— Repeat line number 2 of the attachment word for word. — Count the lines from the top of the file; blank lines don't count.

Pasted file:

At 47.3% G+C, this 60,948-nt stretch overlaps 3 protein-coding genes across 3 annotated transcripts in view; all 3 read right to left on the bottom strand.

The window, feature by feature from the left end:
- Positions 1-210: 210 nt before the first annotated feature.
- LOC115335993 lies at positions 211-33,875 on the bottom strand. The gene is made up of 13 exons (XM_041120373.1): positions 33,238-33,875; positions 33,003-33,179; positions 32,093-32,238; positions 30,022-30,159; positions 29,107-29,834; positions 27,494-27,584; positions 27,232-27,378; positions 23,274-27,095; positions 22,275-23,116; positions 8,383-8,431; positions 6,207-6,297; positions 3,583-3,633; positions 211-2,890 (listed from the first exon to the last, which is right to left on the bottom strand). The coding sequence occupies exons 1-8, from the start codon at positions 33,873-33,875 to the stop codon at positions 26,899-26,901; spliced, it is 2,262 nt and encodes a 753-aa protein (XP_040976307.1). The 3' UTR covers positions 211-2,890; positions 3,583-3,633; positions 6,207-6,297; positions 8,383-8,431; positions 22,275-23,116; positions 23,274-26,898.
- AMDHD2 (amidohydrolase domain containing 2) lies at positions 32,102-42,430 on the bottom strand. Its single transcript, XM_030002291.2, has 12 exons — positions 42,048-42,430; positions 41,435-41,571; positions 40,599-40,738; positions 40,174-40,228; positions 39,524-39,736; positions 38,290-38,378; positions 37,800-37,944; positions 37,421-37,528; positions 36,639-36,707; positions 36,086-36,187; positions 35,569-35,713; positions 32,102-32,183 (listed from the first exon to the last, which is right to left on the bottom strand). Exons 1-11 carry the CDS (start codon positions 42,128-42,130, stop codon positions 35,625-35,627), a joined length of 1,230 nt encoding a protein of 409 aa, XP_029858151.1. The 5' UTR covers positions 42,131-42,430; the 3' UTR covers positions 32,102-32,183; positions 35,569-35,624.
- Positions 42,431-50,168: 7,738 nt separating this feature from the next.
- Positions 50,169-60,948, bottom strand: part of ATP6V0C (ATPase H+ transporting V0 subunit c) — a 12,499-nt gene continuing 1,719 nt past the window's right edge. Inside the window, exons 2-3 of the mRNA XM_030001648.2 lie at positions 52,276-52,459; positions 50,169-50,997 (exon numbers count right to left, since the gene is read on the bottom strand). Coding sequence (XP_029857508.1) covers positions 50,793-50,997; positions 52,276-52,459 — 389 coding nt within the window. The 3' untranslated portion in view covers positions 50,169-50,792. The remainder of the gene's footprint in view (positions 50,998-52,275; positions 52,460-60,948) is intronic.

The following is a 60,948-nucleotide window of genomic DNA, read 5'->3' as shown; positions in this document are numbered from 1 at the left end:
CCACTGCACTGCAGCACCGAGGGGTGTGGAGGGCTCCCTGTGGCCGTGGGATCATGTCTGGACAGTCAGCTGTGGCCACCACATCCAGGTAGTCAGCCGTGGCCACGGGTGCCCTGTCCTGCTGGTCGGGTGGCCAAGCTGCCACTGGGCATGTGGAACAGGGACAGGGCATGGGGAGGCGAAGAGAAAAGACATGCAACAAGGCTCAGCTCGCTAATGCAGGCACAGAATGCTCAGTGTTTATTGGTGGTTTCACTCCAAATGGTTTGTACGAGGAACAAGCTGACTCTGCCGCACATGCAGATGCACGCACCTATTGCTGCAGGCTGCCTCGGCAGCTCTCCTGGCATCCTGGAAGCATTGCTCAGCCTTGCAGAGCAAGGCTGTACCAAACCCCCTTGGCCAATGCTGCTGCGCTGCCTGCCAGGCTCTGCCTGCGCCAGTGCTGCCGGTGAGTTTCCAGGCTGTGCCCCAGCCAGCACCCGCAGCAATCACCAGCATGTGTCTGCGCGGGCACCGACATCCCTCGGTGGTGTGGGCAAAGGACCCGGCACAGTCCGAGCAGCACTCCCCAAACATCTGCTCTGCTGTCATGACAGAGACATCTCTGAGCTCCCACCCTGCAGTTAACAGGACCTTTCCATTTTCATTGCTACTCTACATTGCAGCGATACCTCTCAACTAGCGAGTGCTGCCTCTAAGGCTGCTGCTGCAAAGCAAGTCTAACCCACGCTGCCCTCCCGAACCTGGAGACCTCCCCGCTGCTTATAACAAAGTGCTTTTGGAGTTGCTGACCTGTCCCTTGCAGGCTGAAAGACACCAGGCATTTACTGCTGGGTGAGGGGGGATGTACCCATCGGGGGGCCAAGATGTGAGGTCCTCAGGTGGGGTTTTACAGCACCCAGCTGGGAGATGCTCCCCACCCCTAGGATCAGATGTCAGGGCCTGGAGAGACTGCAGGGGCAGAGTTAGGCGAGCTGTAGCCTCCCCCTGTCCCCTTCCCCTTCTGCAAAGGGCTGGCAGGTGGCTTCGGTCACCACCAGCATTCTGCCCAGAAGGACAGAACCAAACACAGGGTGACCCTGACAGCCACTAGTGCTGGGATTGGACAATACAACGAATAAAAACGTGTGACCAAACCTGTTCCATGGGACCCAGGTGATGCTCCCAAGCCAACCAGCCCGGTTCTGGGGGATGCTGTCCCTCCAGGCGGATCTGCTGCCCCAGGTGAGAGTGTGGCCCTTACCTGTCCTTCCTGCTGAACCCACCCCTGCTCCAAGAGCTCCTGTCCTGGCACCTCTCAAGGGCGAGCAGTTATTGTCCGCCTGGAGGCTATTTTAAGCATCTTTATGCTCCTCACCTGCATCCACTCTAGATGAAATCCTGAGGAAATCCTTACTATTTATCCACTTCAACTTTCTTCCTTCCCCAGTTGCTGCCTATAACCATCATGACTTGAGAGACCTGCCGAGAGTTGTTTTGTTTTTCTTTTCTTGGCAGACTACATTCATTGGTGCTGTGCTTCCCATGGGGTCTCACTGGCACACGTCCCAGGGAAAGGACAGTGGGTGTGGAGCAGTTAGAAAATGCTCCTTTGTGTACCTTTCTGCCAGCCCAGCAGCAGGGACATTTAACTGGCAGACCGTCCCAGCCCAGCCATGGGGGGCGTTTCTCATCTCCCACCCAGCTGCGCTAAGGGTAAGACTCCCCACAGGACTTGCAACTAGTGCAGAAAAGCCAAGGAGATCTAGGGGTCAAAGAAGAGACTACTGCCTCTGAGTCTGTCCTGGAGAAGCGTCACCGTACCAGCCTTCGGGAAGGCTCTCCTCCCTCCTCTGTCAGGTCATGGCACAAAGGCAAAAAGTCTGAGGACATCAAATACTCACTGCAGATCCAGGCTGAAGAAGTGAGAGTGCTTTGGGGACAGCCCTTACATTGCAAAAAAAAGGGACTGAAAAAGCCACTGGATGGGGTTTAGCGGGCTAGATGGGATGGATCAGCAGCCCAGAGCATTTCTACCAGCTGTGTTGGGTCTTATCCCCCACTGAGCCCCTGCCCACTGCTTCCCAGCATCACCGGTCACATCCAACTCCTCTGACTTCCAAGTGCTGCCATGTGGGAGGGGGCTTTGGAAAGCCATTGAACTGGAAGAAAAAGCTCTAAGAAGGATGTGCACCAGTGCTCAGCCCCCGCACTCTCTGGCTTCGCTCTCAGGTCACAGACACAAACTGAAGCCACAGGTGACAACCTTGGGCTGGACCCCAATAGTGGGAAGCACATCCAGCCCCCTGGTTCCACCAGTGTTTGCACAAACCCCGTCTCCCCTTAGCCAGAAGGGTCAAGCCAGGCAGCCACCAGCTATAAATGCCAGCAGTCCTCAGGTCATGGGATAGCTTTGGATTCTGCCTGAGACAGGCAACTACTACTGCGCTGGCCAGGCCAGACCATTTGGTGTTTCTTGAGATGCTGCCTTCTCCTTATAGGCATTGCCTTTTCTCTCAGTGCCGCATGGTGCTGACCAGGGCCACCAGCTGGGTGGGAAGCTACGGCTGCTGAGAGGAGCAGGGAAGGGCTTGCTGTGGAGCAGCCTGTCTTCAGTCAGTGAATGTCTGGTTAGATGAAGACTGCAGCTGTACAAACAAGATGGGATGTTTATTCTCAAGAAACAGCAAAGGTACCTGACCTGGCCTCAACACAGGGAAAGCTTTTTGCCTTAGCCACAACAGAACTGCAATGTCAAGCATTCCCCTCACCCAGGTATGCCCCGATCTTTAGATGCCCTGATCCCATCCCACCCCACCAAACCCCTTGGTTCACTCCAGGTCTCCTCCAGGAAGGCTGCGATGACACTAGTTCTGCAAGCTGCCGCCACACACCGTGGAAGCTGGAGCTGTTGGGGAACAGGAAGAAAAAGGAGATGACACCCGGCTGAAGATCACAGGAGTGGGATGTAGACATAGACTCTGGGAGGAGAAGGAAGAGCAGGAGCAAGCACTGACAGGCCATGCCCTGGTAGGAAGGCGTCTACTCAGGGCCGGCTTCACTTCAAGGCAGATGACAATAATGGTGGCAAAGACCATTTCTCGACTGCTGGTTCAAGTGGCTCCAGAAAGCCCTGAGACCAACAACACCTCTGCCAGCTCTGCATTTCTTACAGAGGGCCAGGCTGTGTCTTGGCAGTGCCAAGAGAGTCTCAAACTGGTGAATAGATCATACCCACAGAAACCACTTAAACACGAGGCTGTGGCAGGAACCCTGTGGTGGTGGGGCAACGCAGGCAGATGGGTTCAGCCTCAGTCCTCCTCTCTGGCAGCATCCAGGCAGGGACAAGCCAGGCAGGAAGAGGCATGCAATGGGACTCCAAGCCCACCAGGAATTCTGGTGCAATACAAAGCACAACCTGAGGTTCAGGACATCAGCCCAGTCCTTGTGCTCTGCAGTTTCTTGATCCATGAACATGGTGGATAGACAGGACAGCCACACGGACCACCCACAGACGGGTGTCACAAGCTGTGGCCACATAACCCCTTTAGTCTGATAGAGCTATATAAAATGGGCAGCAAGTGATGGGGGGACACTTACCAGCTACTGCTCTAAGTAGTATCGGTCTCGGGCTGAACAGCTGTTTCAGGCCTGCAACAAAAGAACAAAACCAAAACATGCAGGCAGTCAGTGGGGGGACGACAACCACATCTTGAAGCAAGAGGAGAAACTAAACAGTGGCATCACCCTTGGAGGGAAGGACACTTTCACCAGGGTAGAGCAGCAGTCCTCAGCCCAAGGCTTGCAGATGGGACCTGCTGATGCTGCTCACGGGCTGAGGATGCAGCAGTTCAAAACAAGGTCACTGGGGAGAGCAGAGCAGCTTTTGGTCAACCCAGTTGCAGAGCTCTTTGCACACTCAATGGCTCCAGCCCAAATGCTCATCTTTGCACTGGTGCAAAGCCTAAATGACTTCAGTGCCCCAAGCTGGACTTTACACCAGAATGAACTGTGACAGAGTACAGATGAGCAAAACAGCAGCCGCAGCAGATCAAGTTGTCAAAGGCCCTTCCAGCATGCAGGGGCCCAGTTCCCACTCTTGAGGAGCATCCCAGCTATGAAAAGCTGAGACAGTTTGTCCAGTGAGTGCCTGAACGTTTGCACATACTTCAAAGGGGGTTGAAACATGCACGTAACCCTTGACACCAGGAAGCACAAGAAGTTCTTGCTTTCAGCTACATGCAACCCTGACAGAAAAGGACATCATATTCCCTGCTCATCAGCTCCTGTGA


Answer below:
The window, feature by feature from the left end: